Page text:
My Wahoo bolt will show lights indicating zones setup for your HR or Power, though I generally ignored those and just knew my numbers. Friend of mine loves the wahoo color for racing his MTB, if it's not red he's not going hard enough (red I think is threshold).
    Yes. My watch can store and sync power numbers with Strava and Training Peaks. I originally had it connected to my smart trainer over the winter and it would sync both.

    I'm training with HR right now and like the ability to have a quick look and see where I am in my HR zone (see attached). I had to draw the arrow on by hand for this example but you get the picture...

    Name:  Screenshot_20210610-145654_COROS.jpg
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    I'm sure I can memorize my power numbers but the gauge is really nice. I'm not sure that this is possible on my water, currently. The LED lights sound like they do a similar thing - I can see how this would make it much easier to see where you were at a glance.

  8. #8
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    I think before a power meter you need to shave your legs
    Lee Lau - xxx-er is the laziest Asian canuck I know

  9. #9
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    Quote Originally Posted by XXX-er View Post
    I think before a power meter you need to shave your legs
    Obviously.

    Get a PM and use your watch on the bar to keep track while you save up for the out front mounted computer.

    I noticed that Stages lowered their prices recently and has a decent amount of stock, at least for Shimano arms.

    Sent from my SM-G970U1 using TGR Forums mobile app
    Last edited by climberevan; 06-11-2021 at 09:54 AM.
    ride bikes, climb, ski, travel, cook, work to fund former, repeat.

  10. #10
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    I mean if the watch is mounted in the bars and a reasonable substitute, then go with power meter. as long as you can read the metrics while riding. if you don't have zones just remember your thresholds, I would assume you would be targeting specific zones for training anyway so you wouldn't have to memorize all of them.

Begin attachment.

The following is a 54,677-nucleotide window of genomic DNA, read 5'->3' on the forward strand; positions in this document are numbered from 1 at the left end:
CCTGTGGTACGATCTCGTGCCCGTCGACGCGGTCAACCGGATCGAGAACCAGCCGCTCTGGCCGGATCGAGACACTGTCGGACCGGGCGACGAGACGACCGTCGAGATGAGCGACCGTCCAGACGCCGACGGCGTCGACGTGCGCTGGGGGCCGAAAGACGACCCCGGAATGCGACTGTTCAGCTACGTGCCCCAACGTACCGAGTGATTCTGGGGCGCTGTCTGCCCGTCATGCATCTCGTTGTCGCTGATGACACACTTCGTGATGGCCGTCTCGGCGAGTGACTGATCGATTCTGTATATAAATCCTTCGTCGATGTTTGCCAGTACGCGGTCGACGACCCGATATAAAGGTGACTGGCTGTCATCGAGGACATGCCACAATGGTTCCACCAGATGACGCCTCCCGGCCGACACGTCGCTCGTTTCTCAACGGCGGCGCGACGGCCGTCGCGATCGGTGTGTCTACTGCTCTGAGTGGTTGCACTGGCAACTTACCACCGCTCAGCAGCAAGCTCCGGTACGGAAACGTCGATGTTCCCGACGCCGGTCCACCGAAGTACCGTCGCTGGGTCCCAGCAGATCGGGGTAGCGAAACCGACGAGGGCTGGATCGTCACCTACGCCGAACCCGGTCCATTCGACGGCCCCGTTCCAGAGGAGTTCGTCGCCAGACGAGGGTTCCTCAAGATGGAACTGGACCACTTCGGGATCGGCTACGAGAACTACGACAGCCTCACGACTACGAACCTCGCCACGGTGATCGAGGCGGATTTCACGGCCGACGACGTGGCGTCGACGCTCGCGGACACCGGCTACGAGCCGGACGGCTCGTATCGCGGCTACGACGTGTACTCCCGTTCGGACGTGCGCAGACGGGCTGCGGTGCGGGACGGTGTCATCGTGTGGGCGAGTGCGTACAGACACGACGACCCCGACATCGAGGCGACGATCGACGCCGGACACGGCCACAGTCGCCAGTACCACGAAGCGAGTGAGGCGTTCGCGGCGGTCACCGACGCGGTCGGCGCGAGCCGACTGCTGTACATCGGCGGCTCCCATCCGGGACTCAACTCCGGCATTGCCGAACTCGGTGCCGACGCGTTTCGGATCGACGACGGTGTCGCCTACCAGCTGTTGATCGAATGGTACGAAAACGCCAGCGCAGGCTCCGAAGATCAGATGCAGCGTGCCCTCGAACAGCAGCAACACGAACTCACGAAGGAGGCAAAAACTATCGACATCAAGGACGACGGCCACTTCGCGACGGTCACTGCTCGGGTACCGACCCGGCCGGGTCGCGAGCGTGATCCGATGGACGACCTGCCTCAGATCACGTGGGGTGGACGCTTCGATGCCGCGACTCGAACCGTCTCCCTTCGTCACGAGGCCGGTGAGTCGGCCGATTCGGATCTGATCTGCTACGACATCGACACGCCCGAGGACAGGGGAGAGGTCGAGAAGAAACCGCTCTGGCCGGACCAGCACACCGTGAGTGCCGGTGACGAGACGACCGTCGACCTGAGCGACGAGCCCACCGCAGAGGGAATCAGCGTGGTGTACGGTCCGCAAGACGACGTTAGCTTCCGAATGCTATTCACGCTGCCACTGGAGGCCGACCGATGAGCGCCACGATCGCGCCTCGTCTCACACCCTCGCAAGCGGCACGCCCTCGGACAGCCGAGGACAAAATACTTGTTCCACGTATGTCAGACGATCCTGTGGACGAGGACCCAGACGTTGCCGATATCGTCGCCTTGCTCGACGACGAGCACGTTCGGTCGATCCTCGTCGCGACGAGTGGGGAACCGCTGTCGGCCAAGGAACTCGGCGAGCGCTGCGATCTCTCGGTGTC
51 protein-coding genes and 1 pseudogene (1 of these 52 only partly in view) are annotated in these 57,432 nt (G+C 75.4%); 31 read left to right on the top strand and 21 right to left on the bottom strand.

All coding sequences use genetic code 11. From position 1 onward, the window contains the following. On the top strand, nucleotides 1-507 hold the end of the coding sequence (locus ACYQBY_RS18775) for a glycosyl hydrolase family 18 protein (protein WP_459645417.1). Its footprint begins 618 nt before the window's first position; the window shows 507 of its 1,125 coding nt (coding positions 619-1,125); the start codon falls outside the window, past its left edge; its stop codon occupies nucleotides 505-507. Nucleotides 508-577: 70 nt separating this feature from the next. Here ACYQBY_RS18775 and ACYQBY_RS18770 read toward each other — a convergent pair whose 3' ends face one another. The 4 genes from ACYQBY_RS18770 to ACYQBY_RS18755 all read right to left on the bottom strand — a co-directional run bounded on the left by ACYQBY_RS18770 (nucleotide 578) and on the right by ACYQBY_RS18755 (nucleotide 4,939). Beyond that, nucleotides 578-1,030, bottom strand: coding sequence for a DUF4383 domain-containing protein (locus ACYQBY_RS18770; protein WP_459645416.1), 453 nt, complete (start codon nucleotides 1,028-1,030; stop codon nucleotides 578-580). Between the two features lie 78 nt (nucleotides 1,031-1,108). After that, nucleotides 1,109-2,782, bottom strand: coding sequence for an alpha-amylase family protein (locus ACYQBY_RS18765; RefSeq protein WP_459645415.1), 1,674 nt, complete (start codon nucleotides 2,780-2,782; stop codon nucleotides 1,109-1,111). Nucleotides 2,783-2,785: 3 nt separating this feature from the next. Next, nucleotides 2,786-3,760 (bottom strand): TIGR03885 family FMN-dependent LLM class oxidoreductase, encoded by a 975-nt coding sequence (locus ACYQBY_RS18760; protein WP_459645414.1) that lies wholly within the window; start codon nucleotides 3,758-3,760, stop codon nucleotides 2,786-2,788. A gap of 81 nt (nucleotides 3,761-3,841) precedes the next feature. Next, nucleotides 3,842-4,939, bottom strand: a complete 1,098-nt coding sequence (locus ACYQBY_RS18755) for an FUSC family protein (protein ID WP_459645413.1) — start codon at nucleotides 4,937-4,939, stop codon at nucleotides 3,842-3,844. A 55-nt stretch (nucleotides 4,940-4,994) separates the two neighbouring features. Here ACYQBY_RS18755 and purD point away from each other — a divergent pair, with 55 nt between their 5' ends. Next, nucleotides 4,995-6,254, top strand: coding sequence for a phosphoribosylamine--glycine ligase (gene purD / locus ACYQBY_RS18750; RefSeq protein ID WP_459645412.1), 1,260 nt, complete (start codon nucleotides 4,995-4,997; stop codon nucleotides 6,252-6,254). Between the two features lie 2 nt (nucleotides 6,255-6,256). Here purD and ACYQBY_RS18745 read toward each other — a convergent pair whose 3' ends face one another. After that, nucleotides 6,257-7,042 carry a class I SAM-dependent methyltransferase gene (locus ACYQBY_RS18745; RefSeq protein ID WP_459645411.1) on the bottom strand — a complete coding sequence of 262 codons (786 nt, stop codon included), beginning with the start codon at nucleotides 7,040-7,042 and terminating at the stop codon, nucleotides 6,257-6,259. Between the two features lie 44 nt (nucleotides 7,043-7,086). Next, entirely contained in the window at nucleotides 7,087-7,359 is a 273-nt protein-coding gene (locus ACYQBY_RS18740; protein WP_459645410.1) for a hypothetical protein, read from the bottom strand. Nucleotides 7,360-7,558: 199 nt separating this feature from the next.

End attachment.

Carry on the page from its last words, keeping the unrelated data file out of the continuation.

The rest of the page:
11. #11
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    Dec 2008
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    You might have already looked into this, but if you're putting power on a gravel bike I'd make sure your chainstays will clear a L side meter. Mine don't (checkpoint SL) and left me waiting on a (perpetually out of stock and more expensive) R side Ultegra meter.

    That said, nice computers are great, but it's not like you have to spend $200. If all you want is power/maps/hr/workouts there are cheaper options out there if you want to skip using your watch.

    Oh and good luck in the race we had exchanged about! Family vacation got booked for the same weekend so I won't be able to make it this year, but hopefully next. I will however be up that way for the JCPR in early July. Should be a fun one.
    Last edited by kathleenturneroverdrive; 06-11-2021 at 01:55 PM.

  12. #12
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    That's a great consideration. I printed out a 4iiii template but haven't checked it yet. I'm leaning toward the power meter - seems like it gives me the biggest functionality improvement.

    Thanks! Enjoy the JCPR. I didn't sign up for that one and last I checked (it's been a while) it was full. Wish I would have signed up earlier.

    Seth

  13. #13
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    Been riding road for the last year and enjoying it... thought was to build/maintain fitness for MTB during work from home, but with two young kids it's way easier to get in a 50-90min road ride versus MTB which is 1+ hour of logistics (loading/unloading bikes, 25-30 min drive each way to trailhead) plus ride time.

    Anyway been thinking about a power meter as clearly power is the most useful metric. I've read some people suggest computer first (I don't have a smart watch, just a phone), but how useful is a computer with a power meter? Speed can't be that relevant (wind), cadence I get for workouts but I feel like I don't have an issue in that area generally, heart rate that useful?

  14. #14
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    ^ I guess the question is what are you trying to achieve?

    Is this just to track progress?